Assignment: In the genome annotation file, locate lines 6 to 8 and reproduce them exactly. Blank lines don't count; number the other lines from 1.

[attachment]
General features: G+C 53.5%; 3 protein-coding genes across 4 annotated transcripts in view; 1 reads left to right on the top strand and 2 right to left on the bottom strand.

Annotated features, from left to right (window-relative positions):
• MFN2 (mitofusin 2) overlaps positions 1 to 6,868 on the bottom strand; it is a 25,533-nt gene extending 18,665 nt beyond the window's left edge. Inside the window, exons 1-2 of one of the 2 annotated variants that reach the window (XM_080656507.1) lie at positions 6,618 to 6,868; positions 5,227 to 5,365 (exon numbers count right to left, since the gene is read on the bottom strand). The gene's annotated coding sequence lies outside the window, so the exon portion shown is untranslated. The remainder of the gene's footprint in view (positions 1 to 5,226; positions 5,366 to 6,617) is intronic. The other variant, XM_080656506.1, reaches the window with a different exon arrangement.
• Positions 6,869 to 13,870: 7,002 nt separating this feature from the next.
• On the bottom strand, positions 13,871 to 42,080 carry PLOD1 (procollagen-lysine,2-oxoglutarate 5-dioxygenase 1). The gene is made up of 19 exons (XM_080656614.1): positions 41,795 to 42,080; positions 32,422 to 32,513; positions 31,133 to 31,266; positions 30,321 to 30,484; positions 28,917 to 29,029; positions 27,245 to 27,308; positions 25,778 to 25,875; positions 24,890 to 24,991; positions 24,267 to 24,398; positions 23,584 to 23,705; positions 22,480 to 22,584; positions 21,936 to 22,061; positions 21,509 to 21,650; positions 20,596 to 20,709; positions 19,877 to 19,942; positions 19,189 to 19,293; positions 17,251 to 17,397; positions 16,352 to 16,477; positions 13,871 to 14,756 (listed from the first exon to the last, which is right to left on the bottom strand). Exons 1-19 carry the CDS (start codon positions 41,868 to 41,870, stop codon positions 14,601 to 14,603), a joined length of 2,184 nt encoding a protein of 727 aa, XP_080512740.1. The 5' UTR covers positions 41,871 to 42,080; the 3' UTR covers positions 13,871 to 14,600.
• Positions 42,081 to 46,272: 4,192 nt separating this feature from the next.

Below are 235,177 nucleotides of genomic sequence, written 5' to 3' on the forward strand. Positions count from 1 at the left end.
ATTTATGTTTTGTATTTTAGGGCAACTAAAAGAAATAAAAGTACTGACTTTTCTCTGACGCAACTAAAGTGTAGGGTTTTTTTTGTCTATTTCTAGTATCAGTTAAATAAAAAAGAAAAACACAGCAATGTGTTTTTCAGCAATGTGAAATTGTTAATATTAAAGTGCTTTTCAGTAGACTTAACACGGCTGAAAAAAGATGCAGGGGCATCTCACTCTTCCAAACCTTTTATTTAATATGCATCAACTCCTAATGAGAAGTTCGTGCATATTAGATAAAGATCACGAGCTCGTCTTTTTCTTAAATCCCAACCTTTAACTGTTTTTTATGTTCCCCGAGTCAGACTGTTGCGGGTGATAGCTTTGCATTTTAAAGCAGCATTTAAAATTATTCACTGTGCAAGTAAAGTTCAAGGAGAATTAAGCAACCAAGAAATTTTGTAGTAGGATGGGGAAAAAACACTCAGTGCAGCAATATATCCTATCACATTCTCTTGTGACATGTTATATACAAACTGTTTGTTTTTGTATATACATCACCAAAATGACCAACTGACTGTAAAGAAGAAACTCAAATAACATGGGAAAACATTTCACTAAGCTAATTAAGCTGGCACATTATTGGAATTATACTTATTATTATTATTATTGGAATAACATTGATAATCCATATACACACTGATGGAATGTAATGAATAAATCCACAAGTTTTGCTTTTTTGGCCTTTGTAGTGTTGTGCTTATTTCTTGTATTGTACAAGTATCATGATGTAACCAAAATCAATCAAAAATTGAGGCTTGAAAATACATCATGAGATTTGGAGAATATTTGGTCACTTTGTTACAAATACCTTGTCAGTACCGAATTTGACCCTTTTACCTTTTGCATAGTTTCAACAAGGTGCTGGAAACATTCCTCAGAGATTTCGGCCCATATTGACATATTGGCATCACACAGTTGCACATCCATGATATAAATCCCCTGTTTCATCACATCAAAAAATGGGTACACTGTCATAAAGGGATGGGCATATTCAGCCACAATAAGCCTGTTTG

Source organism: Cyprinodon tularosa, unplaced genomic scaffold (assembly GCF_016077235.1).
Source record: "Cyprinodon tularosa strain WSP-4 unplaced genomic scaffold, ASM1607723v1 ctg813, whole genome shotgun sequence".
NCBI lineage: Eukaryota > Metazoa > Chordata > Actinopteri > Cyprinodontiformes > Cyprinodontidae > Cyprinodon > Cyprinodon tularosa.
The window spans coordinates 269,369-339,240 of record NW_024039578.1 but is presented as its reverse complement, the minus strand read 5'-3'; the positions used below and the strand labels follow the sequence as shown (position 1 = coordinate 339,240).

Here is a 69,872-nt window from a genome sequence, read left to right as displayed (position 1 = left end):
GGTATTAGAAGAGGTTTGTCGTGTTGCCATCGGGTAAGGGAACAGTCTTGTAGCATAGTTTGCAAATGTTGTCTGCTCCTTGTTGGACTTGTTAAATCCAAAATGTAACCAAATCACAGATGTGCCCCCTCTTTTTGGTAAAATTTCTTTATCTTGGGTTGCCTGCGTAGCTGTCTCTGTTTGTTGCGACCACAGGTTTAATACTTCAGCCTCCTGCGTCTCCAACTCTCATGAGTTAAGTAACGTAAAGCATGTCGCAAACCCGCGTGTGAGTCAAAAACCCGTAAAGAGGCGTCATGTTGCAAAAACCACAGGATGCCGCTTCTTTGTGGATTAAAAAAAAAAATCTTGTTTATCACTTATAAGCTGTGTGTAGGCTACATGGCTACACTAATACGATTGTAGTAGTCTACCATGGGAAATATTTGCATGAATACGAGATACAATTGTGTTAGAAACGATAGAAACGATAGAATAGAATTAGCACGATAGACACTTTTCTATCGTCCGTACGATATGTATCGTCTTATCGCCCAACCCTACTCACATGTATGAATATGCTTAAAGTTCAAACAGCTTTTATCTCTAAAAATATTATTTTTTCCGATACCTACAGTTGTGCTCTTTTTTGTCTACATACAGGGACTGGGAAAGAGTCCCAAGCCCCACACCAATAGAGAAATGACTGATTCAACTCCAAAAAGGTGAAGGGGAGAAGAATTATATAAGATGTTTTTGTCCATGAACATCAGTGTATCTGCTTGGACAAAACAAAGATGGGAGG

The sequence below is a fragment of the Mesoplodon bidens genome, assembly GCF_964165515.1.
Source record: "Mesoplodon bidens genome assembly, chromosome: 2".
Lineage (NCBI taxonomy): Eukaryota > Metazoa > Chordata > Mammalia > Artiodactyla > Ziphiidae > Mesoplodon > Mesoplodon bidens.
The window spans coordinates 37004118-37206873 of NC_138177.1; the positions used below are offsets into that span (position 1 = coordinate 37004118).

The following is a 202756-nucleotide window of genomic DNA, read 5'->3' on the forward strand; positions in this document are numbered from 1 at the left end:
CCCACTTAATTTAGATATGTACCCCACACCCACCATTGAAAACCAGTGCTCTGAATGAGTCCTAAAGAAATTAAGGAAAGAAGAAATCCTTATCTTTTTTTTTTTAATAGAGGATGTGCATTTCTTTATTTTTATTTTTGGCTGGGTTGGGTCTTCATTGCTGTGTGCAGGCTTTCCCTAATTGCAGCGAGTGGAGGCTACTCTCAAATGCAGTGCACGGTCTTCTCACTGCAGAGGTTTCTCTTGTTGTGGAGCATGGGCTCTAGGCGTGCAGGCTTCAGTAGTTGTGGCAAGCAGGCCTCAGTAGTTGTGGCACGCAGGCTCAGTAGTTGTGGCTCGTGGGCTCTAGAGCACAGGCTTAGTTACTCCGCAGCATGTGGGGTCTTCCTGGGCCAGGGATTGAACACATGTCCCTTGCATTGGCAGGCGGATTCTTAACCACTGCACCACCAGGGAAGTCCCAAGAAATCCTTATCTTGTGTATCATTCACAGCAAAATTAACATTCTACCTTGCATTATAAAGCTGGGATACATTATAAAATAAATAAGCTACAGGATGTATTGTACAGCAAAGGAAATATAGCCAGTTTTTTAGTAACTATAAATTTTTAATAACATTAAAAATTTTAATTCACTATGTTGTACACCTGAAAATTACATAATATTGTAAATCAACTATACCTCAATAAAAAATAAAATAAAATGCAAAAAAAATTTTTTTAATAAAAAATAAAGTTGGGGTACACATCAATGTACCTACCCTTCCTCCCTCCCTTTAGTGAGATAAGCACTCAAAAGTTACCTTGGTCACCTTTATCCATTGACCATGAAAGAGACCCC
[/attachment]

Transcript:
• Positions 42,081 to 46,272: 4,192 nt separating this feature from the next.

Below are 235,177 nucleotides of genomic sequence, written 5' to 3' on the forward strand. Positions count from 1 at the left end.
ATTTATGTTTTGTATTTTAGGGCAACTAAAAGAAATAAAAGTACTGACTTTTCTCTGACGCAACTAAAGTGTAGGGTTTTTTTTGTCTATTTCTAGTATCAGTTAAATAAAAAAGAAAAACACAGCAATGTGTTTTTCAGCAATGTGAAATTGTTAATATTAAAGTGCTTTTCAGTAGACTTAACACGGCTGAAAAAAGATGCAGGGGCATCTCACTCTTCCAAACCTTTTATTTAATATGCATCAACTCCTAATGAGAAGTTCGTGCATATTAGATAAAGATCACGAGCTCGTCTTTTTCTTAAATCCCAACCTTTAACTGTTTTTTATGTTCCCCGAGTCAGACTGTTGCGGGTGATAGCTTTGCATTTTAAAGCAGCATTTAAAATTATTCACTGTGCAAGTAAAGTTCAAGGAGAATTAAGCAACCAAGAAATTTTGTAGTAGGATGGGGAAAAAACACTCAGTGCAGCAATATATCCTATCACATTCTCTTGTGACATGTTATATACAAACTGTTTGTTTTTGTATATACATCACCAAAATGACCAACTGACTGTAAAGAAGAAACTCAAATAACATGGGAAAACATTTCACTAAGCTAATTAAGCTGGCACATTATTGGAATTATACTTATTATTATTATTATTGGAATAACATTGATAATCCATATACACACTGATGGAATGTAATGAATAAATCCACAAGTTTTGCTTTTTTGGCCTTTGTAGTGTTGTGCTTATTTCTTGTATTGTACAAGTATCATGATGTAACCAAAATCAATCAAAAATTGAGGCTTGAAAATACATCATGAGATTTGGAGAATATTTGGTCACTTTGTTACAAATACCTTGTCAGTACCGAATTTGACCCTTTTACCTTTTGCATAGTTTCAACAAGGTGCTGGAAACATTCCTCAGAGATTTCGGCCCATATTGACATATTGGCATCACACAGTTGCACATCCATGATATAAATCCCCTGTTTCATCACATCAAAAAATGGGTACACTGTCATAAAGGGATGGGCATATTCAGCCACAATAAGCCTGTTTG